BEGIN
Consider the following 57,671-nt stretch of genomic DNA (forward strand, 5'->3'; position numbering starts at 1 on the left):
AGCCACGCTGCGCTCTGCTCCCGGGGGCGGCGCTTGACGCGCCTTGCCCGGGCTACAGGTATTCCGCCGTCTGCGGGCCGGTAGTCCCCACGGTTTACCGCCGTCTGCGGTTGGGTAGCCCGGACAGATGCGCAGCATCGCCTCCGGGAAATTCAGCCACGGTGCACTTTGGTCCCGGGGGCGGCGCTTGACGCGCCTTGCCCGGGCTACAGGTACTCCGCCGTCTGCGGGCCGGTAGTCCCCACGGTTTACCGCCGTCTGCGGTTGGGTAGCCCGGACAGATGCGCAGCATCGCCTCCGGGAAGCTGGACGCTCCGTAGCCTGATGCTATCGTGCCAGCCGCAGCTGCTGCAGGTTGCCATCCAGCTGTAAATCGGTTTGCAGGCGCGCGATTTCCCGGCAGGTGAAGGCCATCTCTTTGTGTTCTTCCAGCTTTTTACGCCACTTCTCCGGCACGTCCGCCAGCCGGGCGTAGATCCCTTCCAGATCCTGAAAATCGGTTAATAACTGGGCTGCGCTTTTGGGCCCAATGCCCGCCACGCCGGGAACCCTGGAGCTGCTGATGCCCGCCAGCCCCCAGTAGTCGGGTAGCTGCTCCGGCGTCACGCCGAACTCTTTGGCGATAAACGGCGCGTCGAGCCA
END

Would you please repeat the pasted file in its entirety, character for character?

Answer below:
Consider the following 57,671-nt stretch of genomic DNA (forward strand, 5'->3'; position numbering starts at 1 on the left):
AGCCACGCTGCGCTCTGCTCCCGGGGGCGGCGCTTGACGCGCCTTGCCCGGGCTACAGGTATTCCGCCGTCTGCGGGCCGGTAGTCCCCACGGTTTACCGCCGTCTGCGGTTGGGTAGCCCGGACAGATGCGCAGCATCGCCTCCGGGAAATTCAGCCACGGTGCACTTTGGTCCCGGGGGCGGCGCTTGACGCGCCTTGCCCGGGCTACAGGTACTCCGCCGTCTGCGGGCCGGTAGTCCCCACGGTTTACCGCCGTCTGCGGTTGGGTAGCCCGGACAGATGCGCAGCATCGCCTCCGGGAAGCTGGACGCTCCGTAGCCTGATGCTATCGTGCCAGCCGCAGCTGCTGCAGGTTGCCATCCAGCTGTAAATCGGTTTGCAGGCGCGCGATTTCCCGGCAGGTGAAGGCCATCTCTTTGTGTTCTTCCAGCTTTTTACGCCACTTCTCCGGCACGTCCGCCAGCCGGGCGTAGATCCCTTCCAGATCCTGAAAATCGGTTAATAACTGGGCTGCGCTTTTGGGCCCAATGCCCGCCACGCCGGGAACCCTGGAGCTGCTGATGCCCGCCAGCCCCCAGTAGTCGGGTAGCTGCTCCGGCGTCACGCCGAACTCTTTGGCGATAAACGGCGCGTCGAGCCA